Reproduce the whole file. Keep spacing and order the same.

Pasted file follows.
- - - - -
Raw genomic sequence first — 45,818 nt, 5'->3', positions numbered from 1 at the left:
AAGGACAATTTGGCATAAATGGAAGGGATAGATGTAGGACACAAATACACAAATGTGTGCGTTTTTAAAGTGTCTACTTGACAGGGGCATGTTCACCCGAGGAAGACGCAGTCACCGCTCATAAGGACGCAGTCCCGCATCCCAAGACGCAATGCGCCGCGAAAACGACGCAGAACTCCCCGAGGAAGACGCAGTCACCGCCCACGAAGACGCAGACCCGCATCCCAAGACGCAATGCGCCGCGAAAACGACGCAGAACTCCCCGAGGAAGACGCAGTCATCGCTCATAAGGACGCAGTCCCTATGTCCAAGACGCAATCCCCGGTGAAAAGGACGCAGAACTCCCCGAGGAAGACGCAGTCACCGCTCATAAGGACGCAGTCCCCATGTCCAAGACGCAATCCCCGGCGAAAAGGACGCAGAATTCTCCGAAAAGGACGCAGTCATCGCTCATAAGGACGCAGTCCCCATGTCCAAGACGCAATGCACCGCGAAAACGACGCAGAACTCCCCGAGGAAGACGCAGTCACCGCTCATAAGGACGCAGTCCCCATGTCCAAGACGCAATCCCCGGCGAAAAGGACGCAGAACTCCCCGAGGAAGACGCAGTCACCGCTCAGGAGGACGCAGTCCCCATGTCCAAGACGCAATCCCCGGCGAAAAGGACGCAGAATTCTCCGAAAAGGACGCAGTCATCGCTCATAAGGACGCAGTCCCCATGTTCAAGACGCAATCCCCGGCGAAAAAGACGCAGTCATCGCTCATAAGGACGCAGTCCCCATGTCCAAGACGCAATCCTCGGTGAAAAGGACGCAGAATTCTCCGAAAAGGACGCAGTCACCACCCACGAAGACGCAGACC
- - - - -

Raw genomic sequence first — 45,818 nt, 5'->3', positions numbered from 1 at the left:
AAGGACAATTTGGCATAAATGGAAGGGATAGATGTAGGACACAAATACACAAATGTGTGCGTTTTTAAAGTGTCTACTTGACAGGGGCATGTTCACCCGAGGAAGACGCAGTCACCGCTCATAAGGACGCAGTCCCGCATCCCAAGACGCAATGCGCCGCGAAAACGACGCAGAACTCCCCGAGGAAGACGCAGTCACCGCCCACGAAGACGCAGACCCGCATCCCAAGACGCAATGCGCCGCGAAAACGACGCAGAACTCCCCGAGGAAGACGCAGTCATCGCTCATAAGGACGCAGTCCCTATGTCCAAGACGCAATCCCCGGTGAAAAGGACGCAGAACTCCCCGAGGAAGACGCAGTCACCGCTCATAAGGACGCAGTCCCCATGTCCAAGACGCAATCCCCGGCGAAAAGGACGCAGAATTCTCCGAAAAGGACGCAGTCATCGCTCATAAGGACGCAGTCCCCATGTCCAAGACGCAATGCACCGCGAAAACGACGCAGAACTCCCCGAGGAAGACGCAGTCACCGCTCATAAGGACGCAGTCCCCATGTCCAAGACGCAATCCCCGGCGAAAAGGACGCAGAACTCCCCGAGGAAGACGCAGTCACCGCTCAGGAGGACGCAGTCCCCATGTCCAAGACGCAATCCCCGGCGAAAAGGACGCAGAATTCTCCGAAAAGGACGCAGTCATCGCTCATAAGGACGCAGTCCCCATGTTCAAGACGCAATCCCCGGCGAAAAAGACGCAGTCATCGCTCATAAGGACGCAGTCCCCATGTCCAAGACGCAATCCTCGGTGAAAAGGACGCAGAATTCTCCGAAAAGGACGCAGTCACCACCCACGAAGACGCAGACC